When choir director Bernard Sparrow (Kris Kristofferson) passes away unexpectedly, Pastor Dale (Courtney B. Vance) finds himself on the horns of a dilemma. Should he promote the dearly departed deacon’s deserving assistant, Vi Rose Hill (Queen Latifah), or award the position to his grieving widow, G.G. (Dolly Parton)?
After agonizing over the decision, the good reverend settles on the former, potentially risking the survival of Sacred Divinity, since the well-to-do Sparrow family is the cash-strapped Church’s major benefactor. By comparison, life’s a struggle for Vi Rose and most of the other citizens of Pacashau, Georgia.
The economic recession has turned the once-thriving town into a decaying metropolis marked by foreclosure signs, a soup kitchen packed with the homeless, and a business district dotted with vacant storefronts.
G.G.’s grudgingly ratifying the appointment of Vi Rose is the answer to the prayers of Pastor Dale who is desperate to avoid creating a rift in his tight-knit congregation. He hopes that the choir might restore a measure of pride to the beleaguered Pacashau community by prevailing at the upcoming National Gospel Competition.
That unlikely feat is the raison d’etre of Joyful Noise, a faith-based mix of modern morality play and musical numbers. The soulful singing performances are the film’s forte, from Dolly Parton and Kris Kristofferson’s heartfelt duet on “From Here to the Moon and Back” to Keke Palmer and Jeremy Jordan’s equally-evocative interpretation of “Maybe I’m Amazed” to Ivan Kelley, Jr.’s spirited rendition of “That’s the Way God Planned It.”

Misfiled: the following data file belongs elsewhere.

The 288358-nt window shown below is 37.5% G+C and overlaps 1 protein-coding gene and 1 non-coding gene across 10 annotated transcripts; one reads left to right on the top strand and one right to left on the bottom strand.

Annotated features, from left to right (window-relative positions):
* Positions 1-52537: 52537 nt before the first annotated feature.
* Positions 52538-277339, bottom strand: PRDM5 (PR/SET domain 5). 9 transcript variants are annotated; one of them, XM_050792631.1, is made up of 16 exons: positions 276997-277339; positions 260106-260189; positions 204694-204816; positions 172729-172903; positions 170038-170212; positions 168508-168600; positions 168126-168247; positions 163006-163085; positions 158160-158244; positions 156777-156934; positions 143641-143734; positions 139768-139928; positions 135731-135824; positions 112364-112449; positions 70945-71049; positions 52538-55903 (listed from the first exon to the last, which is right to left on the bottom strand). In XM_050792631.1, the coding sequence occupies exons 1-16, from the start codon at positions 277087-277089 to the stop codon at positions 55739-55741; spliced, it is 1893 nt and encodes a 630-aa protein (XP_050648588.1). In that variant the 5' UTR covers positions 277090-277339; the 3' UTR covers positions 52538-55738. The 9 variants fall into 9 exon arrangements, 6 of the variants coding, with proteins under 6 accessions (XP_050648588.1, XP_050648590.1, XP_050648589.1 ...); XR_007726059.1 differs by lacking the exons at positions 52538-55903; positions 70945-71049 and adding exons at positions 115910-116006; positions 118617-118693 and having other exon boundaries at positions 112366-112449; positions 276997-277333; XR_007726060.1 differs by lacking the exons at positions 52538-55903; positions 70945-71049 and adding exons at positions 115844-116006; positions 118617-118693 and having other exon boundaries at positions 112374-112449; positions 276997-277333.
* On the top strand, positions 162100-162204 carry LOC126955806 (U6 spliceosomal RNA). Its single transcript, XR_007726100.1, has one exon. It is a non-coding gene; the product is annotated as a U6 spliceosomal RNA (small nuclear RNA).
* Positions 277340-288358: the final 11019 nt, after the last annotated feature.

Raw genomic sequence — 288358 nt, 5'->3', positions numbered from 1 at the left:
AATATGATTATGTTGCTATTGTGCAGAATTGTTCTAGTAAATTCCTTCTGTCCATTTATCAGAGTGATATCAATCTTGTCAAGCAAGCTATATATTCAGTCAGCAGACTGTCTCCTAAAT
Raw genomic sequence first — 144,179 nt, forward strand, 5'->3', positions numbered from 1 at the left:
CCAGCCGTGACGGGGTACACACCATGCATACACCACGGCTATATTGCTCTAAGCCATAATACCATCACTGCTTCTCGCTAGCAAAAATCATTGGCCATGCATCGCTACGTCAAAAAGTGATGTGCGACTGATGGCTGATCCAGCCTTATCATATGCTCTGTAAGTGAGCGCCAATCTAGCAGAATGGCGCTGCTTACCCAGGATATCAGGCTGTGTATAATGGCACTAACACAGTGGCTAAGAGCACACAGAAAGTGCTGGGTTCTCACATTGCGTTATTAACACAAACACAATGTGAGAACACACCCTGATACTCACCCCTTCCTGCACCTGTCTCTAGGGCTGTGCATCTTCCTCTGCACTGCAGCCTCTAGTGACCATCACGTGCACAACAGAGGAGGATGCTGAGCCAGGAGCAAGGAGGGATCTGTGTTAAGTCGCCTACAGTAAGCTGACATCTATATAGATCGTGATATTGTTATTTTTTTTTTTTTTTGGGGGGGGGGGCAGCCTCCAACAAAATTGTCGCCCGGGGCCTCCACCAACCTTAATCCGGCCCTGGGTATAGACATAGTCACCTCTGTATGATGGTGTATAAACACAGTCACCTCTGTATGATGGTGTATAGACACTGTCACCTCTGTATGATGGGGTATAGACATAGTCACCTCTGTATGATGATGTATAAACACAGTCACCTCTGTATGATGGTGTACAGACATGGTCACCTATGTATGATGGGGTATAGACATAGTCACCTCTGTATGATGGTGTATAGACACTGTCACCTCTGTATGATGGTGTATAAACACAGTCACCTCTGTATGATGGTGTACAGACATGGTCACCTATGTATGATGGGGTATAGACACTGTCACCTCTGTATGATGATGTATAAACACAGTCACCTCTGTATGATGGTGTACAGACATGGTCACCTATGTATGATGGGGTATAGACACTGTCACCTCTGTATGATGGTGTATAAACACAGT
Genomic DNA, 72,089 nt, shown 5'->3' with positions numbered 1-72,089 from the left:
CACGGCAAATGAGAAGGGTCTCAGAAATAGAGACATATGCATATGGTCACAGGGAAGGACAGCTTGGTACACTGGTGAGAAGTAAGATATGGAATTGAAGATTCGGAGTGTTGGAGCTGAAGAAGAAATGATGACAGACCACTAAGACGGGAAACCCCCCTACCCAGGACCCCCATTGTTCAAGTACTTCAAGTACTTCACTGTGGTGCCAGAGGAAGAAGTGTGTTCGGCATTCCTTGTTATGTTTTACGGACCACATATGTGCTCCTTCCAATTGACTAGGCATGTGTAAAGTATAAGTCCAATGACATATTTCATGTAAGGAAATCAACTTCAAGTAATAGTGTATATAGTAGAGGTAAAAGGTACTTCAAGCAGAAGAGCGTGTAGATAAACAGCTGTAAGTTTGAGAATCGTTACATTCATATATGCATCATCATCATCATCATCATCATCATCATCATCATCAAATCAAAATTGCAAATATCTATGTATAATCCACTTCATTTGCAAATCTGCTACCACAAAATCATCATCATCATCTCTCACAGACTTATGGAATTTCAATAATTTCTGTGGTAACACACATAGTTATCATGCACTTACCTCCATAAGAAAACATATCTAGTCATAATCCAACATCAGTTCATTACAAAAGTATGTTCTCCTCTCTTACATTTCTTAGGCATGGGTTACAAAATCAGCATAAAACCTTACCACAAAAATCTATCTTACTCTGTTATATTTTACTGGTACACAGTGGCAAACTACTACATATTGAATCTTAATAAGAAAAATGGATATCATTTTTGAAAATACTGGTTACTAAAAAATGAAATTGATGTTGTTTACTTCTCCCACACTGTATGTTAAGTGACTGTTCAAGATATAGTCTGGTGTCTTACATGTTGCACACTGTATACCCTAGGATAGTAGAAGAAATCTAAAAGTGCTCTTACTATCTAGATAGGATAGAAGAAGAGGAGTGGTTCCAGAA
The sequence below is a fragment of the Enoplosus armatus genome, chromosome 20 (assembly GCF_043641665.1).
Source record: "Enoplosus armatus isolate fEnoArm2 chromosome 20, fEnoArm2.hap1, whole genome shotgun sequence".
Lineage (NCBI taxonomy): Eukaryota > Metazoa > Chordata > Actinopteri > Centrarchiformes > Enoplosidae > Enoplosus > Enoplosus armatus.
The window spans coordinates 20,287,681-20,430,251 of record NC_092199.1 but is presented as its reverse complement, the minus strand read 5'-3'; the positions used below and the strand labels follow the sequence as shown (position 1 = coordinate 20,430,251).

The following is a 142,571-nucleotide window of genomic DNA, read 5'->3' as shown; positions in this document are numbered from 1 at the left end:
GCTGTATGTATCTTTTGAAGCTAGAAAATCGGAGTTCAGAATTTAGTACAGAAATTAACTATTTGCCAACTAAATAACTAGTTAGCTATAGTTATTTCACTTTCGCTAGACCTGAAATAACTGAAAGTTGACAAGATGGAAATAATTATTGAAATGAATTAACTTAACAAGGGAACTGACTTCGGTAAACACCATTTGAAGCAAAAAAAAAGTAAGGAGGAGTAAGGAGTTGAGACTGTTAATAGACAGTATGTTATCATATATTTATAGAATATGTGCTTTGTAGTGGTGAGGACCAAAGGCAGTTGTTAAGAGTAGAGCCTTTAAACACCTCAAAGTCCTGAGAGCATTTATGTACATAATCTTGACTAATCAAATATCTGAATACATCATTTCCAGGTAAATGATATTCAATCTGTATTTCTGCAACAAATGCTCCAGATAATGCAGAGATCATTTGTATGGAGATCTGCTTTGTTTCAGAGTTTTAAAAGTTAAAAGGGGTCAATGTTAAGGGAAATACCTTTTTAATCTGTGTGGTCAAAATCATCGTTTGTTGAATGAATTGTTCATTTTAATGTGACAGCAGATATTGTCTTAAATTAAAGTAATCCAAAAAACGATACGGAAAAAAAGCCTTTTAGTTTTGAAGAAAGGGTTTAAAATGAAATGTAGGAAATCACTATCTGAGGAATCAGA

As for the pat plotline, the point of departure finds Vi Rose with her hands full and dividing her time from trying to raise two teenagers alone because her husband (Jesse L. Martin) abandoned the family for the military on account of the lack of local jobs. Their son, Walter (Dexter Darden), is in need of help handling his Asperger’s Syndrome while boy-crazy daughter, Olivia (Palmer), sure could use a more appropriate suitor than the thug (Paul Woolfolk) who’s been courting her lately.
Everything changes the day G.G.’s prodigal grandson Randy (Jordan) rolls back into town from New York City unexpectedly. Although a little rough around the edges, the misunderstood young man is just the answer for everybody’s malady.
First, he falls in love with Olivia at first sight. Then he serves as a surrogate big brother to Walter. And when he joins the choir, it’s only a matter of time before he mends the fences between Vi Rose and his granny on the road to the finals at the Joyful Noise contest in Los Angeles.
A modern parable that’s fun for the whole family with an uplifting message about the power of cooperation. Can I get an Amen?
Very Good (2.5 stars)
Rated PG-13 for profanity and a sexual reference.
Running time: 117 minutes
Distributor: Warner Brothers